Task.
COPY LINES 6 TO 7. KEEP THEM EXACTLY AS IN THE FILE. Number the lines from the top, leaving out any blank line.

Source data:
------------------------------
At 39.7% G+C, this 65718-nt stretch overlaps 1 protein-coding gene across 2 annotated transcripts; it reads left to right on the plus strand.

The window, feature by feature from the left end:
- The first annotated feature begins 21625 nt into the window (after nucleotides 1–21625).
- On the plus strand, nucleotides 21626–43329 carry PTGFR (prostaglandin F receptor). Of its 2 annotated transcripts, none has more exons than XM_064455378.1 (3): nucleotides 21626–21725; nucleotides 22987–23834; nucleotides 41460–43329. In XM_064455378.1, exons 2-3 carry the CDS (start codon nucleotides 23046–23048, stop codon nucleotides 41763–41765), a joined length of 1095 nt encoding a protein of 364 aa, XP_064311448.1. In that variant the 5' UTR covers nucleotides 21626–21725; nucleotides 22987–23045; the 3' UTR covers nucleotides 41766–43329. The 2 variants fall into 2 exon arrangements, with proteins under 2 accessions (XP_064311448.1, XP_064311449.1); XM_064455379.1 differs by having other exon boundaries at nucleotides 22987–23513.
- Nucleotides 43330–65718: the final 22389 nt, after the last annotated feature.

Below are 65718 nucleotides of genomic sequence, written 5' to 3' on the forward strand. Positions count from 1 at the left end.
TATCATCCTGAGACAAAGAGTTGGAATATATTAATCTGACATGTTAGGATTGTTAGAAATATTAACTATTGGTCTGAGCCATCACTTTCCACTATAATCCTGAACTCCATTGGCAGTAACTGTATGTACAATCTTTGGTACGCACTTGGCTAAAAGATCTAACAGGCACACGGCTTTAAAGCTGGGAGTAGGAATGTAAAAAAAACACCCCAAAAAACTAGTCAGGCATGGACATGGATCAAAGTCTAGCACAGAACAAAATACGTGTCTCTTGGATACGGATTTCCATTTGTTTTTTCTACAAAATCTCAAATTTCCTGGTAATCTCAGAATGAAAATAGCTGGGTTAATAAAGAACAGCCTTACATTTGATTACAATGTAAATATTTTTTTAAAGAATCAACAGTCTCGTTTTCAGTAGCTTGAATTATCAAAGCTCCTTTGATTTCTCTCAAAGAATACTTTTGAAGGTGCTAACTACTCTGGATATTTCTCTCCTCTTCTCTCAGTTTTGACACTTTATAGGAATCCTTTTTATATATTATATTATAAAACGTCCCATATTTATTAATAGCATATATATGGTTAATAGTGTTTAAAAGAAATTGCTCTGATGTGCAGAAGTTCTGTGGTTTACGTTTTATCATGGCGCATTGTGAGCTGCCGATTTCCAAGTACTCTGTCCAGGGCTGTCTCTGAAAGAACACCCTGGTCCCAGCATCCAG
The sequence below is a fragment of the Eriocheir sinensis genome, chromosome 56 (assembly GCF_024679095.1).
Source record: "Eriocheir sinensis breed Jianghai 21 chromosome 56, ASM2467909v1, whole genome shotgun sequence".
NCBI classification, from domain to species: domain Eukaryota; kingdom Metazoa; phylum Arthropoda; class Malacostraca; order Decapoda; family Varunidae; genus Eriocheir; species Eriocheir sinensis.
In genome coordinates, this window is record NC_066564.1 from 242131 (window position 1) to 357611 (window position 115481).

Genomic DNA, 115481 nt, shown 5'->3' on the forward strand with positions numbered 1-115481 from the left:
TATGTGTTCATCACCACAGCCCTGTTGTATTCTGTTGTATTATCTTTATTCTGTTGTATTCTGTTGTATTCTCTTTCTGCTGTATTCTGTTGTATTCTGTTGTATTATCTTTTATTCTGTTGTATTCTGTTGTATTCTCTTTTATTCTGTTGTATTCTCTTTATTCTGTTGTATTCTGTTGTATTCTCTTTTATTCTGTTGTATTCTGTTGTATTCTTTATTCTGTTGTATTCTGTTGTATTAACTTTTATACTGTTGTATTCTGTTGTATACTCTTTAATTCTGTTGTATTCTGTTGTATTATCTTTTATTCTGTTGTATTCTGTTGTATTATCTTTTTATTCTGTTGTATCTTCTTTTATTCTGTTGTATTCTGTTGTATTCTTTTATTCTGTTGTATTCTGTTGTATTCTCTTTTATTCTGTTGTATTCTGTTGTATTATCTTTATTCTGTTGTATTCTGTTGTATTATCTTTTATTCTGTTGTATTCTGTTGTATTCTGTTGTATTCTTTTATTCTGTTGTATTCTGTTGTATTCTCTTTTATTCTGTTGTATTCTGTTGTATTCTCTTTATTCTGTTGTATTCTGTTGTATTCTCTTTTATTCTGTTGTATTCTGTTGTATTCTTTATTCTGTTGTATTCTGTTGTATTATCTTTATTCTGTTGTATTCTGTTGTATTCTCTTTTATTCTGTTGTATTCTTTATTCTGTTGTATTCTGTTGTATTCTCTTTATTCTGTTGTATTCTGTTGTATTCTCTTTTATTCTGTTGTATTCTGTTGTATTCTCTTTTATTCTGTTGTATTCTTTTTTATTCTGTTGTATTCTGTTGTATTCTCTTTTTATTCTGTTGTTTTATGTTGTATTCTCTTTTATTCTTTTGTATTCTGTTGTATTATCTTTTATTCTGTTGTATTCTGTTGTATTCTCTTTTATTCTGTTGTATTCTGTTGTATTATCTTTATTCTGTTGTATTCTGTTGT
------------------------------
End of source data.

Below are 65718 nucleotides of genomic sequence, written 5' to 3' on the forward strand. Positions count from 1 at the left end.
TATCATCCTGAGACAAAGAGTTGGAATATATTAATCTGACATGTTAGGATTGTTAGAAATATTAACTATTGGTCTGAGCCATCACTTTCCACTATAATCCTGAACTCCATTGGCAGTAACTGTATGTACAATCTTTGGTACGCACTTGGCTAAAAGATCTAACAGGCACACGGCTTTAAAGCTGGGAGTAGGAATGTAAAAAAAACACCCCAAAAAACTAGTCAGGCATGGACATGGATCAAAGTCTAGCACAGAACAAAATACGTGTCTCTTGGATACGGATTTCCATTTGTTTTTTCTACAAAATCTCAAATTTCCTGGTAATCTCAGAATGAAAATAGCTGGGTTAATAAAGAACAGCCTTACATTTGATTACAATGTAAATATTTTTTTAAAGAATCAACAGTCTCGTTTTCAGTAGCTTGAATTATCAAAGCTCCTTTGATTTCTCTCAAAGAATACTTTTGAAGGTGCTAACTACTCTGGATATTTCTCTCCTCTTCTCTCAGTTTTGACACTTTATAGGAATCCTTTTTATATATTATATTATAAAACGTCCCATATTTATTAATAGCATATATATGGTTAATAGTGTTTAAAAGAAATTGCTCTGATGTGCAGAAGTTCTGTGGTTTACGTTTTATCATGGCGCATTGTGAGCTGCCGATTTCCAAGTACTCTGTCCAGGGCTGTCTCTGAAAGAACACCCTGGTCCCAGCATCCAG